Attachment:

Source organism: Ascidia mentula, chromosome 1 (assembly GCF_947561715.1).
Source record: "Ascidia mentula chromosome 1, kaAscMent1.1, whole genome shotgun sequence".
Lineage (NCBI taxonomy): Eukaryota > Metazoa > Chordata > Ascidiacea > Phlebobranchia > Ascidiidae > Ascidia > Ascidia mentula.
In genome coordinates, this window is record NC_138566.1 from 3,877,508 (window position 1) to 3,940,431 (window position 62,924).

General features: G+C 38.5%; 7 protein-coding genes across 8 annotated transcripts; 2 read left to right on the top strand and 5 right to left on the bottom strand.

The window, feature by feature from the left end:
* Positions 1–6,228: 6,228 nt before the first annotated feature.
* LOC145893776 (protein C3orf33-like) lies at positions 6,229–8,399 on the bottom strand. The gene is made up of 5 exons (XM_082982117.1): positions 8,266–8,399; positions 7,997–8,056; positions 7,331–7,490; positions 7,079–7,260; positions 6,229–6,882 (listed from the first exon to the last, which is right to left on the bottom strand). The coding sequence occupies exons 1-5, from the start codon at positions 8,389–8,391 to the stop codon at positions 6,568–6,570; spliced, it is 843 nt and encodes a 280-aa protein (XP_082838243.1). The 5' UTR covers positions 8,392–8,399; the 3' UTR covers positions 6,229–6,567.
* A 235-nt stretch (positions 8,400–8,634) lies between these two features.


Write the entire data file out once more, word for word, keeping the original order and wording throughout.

Source organism: Ascidia mentula, chromosome 1 (assembly GCF_947561715.1).
Source record: "Ascidia mentula chromosome 1, kaAscMent1.1, whole genome shotgun sequence".
Lineage (NCBI taxonomy): Eukaryota > Metazoa > Chordata > Ascidiacea > Phlebobranchia > Ascidiidae > Ascidia > Ascidia mentula.
In genome coordinates, this window is record NC_138566.1 from 3,877,508 (window position 1) to 3,940,431 (window position 62,924).

General features: G+C 38.5%; 7 protein-coding genes across 8 annotated transcripts; 2 read left to right on the top strand and 5 right to left on the bottom strand.

The window, feature by feature from the left end:
* Positions 1–6,228: 6,228 nt before the first annotated feature.
* LOC145893776 (protein C3orf33-like) lies at positions 6,229–8,399 on the bottom strand. The gene is made up of 5 exons (XM_082982117.1): positions 8,266–8,399; positions 7,997–8,056; positions 7,331–7,490; positions 7,079–7,260; positions 6,229–6,882 (listed from the first exon to the last, which is right to left on the bottom strand). The coding sequence occupies exons 1-5, from the start codon at positions 8,389–8,391 to the stop codon at positions 6,568–6,570; spliced, it is 843 nt and encodes a 280-aa protein (XP_082838243.1). The 5' UTR covers positions 8,392–8,399; the 3' UTR covers positions 6,229–6,567.
* A 235-nt stretch (positions 8,400–8,634) lies between these two features.